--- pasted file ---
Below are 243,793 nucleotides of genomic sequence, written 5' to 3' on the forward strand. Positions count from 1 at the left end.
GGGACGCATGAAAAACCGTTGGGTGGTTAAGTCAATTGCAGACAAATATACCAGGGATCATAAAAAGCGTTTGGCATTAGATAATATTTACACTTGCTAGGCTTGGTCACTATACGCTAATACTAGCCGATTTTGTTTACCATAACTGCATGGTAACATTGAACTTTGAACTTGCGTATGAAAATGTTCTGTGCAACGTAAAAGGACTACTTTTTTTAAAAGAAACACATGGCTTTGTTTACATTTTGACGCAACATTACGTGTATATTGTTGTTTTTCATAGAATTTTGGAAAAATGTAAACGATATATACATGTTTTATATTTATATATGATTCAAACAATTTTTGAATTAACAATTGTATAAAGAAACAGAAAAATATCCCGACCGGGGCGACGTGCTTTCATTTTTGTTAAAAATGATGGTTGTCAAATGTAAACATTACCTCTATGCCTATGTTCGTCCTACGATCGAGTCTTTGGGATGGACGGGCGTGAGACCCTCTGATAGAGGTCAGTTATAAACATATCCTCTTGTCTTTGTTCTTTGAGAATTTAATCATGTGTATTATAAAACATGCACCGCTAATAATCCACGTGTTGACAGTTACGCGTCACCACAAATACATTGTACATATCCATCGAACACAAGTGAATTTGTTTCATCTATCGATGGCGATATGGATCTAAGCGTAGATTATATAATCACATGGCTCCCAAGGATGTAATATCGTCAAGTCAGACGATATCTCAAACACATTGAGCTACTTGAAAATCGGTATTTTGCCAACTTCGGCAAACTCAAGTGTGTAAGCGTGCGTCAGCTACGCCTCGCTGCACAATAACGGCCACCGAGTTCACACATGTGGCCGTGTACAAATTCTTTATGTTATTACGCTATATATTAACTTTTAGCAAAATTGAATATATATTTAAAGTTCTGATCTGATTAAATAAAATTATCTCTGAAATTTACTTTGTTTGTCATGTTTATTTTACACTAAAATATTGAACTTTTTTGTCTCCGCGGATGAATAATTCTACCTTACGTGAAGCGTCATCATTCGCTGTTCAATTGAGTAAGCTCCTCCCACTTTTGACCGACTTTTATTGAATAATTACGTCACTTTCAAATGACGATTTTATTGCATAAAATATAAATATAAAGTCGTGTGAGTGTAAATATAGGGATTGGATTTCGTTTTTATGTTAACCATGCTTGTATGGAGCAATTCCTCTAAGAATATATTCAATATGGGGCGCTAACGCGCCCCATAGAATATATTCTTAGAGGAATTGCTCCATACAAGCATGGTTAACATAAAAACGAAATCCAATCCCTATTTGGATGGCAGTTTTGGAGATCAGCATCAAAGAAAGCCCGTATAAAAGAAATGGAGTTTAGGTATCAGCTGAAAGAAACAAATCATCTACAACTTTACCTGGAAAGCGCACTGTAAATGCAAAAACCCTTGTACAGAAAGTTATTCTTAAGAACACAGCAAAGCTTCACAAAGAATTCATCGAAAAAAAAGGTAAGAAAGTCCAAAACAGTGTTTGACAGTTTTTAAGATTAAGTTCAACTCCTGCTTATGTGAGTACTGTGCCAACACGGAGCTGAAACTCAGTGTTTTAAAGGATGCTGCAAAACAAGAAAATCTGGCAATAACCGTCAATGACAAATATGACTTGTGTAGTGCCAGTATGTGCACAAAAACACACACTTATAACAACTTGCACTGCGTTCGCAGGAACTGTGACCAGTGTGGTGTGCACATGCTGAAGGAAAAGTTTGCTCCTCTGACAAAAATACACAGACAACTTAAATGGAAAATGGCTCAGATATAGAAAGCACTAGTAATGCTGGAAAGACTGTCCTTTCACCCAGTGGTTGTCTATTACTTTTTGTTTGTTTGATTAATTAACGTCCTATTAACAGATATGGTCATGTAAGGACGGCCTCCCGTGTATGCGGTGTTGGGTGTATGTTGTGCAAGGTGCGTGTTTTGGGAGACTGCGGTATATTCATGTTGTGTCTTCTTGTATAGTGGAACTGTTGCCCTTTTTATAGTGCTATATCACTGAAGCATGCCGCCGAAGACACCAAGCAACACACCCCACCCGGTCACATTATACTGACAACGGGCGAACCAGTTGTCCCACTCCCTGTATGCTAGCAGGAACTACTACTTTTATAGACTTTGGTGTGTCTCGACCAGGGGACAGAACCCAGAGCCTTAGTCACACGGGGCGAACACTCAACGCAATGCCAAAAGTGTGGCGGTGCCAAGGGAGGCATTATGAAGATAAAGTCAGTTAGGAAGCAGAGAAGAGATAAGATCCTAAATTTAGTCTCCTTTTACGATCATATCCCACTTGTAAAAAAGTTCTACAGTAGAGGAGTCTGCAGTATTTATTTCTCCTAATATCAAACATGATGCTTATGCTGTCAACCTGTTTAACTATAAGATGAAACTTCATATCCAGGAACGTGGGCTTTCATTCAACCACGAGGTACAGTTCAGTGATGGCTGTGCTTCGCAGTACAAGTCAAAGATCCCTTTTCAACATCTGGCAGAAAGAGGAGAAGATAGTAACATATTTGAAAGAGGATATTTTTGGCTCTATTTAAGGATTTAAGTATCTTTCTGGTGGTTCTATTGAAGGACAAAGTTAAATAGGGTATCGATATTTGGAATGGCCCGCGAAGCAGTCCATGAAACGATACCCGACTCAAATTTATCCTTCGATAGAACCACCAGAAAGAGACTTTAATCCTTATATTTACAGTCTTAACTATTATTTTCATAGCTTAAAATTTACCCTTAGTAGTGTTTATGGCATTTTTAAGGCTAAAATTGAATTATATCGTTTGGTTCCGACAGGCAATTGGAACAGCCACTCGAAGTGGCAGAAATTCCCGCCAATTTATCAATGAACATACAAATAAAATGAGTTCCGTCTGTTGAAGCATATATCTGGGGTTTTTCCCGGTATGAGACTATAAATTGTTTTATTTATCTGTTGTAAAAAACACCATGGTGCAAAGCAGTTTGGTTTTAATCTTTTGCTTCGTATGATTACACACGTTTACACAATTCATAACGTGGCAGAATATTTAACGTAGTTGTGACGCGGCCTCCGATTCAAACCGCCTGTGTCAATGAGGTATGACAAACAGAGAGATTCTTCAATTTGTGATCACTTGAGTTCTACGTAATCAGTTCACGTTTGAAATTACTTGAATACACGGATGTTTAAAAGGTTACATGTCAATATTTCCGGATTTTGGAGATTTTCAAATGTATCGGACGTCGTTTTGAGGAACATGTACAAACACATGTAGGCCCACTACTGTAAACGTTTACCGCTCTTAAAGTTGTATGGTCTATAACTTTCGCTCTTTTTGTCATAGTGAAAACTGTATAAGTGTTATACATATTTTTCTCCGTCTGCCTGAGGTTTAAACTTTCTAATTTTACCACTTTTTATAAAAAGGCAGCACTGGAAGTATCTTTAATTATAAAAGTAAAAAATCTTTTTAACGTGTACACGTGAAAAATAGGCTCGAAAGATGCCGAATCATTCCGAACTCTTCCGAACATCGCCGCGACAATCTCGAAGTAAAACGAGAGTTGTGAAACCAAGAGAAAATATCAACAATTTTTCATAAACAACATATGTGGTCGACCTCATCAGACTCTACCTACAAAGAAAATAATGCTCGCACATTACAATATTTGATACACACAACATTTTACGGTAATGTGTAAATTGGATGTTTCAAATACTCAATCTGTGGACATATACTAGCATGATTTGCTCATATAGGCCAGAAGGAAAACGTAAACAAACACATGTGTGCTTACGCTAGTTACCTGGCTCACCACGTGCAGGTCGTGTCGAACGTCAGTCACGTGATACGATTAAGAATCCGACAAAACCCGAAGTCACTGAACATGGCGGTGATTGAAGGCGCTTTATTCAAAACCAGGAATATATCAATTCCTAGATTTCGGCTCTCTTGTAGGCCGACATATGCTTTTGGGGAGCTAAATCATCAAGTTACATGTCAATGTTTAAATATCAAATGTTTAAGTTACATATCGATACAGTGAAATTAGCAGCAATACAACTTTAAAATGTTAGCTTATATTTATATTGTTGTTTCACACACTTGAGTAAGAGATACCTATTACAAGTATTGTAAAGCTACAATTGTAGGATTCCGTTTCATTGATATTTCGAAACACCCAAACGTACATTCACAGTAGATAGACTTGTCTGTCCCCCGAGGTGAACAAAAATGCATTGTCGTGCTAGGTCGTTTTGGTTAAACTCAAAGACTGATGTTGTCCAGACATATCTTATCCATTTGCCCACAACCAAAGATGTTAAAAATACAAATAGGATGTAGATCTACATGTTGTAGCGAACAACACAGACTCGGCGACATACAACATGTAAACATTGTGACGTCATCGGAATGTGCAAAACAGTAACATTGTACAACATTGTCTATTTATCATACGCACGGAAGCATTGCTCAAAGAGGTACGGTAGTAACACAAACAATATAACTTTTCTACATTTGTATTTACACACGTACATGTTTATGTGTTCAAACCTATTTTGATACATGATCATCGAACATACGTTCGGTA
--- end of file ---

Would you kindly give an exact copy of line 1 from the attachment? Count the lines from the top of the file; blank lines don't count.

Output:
Below are 243,793 nucleotides of genomic sequence, written 5' to 3' on the forward strand. Positions count from 1 at the left end.